Wednesday, March 25, 2015

Ralph Steiner’s ‘H2O’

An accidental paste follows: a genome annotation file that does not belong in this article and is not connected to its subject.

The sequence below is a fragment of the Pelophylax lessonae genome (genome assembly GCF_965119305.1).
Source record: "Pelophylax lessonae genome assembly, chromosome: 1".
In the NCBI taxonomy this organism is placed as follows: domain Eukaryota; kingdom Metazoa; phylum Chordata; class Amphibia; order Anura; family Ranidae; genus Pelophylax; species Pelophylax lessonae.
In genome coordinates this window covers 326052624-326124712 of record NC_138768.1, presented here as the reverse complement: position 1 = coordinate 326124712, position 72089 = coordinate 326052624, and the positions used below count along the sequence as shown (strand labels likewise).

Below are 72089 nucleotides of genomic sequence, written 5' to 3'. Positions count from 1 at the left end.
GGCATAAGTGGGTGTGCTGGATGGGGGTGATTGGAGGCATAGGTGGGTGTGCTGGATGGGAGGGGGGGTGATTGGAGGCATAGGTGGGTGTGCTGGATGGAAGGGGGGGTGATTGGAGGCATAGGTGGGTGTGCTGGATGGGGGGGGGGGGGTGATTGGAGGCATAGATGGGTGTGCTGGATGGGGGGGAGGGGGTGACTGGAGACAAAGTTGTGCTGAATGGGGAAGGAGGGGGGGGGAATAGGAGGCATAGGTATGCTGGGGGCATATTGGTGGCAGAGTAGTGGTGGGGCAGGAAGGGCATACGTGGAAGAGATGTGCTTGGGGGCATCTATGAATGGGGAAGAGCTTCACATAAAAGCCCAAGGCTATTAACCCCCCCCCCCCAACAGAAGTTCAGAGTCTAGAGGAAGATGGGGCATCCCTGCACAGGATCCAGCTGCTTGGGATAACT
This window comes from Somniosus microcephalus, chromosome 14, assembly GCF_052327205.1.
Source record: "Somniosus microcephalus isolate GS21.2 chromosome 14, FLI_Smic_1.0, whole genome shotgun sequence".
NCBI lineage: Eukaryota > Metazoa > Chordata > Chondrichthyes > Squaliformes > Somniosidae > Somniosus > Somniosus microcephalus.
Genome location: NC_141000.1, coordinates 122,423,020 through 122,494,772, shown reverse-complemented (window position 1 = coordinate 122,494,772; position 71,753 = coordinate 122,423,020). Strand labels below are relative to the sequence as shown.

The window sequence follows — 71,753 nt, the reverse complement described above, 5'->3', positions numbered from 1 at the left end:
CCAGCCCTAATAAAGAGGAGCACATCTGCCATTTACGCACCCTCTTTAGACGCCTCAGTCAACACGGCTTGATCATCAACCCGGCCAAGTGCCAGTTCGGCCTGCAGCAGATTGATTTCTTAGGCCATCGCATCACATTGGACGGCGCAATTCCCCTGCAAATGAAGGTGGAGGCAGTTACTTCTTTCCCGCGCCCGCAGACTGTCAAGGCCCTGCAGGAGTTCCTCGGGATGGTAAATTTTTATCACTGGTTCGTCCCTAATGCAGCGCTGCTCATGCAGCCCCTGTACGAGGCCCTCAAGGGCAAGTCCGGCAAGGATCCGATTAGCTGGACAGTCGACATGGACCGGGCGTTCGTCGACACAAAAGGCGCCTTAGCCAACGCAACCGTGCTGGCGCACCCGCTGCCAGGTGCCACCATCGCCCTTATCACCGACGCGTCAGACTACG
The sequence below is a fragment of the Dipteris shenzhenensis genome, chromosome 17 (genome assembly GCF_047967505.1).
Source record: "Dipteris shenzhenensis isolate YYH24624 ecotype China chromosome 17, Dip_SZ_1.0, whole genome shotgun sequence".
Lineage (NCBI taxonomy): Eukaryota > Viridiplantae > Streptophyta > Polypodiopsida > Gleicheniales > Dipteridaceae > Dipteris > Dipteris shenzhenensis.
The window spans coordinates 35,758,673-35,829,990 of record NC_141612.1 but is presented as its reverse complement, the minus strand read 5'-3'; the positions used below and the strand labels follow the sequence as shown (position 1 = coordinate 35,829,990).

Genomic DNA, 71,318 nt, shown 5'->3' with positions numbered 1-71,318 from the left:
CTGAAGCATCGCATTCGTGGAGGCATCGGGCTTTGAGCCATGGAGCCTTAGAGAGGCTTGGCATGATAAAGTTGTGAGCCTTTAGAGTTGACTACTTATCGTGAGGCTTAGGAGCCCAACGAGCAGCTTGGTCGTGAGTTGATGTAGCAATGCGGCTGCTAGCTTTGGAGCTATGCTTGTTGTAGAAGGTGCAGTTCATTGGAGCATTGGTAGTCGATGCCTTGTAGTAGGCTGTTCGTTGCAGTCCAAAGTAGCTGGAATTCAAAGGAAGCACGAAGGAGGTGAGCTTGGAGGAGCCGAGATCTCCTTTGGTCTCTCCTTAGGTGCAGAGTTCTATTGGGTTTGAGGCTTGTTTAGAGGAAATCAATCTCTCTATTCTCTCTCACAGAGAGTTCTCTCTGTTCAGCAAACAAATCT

Here, in my opinion, is a truly great short, abstract film: Ralph Steiner’s H2O (1929).  In this film, the image’s eventual distillation from clearly identifiable shots of water into a series of constantly undulating abstract designs on its surface — in glorious black & white — is a marvel of early avant-garde filmmaking.  I think that H2O ought to be taught in “introduction to cinema” classes.  However, I didn’t learn about this extraordinary film until well after I left college.  Although I took a class on American avant-garde cinema, our professor began this kind of film in 1943, with Maya Deren and Alexander Hammid’s rightfully legendary (but not unprecedented) Meshes of the Afternoon.  So, not only was H2O off the syllabus, but so were such intriguing prewar American avant-garde films as Robert Florey’s The Life and Death of 9413: A Hollywood Extra (1928) and James Sibley Watson and Melville Webber’s Lot in Sodom (1933).  Now, with H2O (a silent film, here accompanied with new music by Larry Marotta) and other experimental shorts now accessible on video and the Internet, a more complete picture of the long history of avant-garde cinema is finally available to be seen by a wide audience.  

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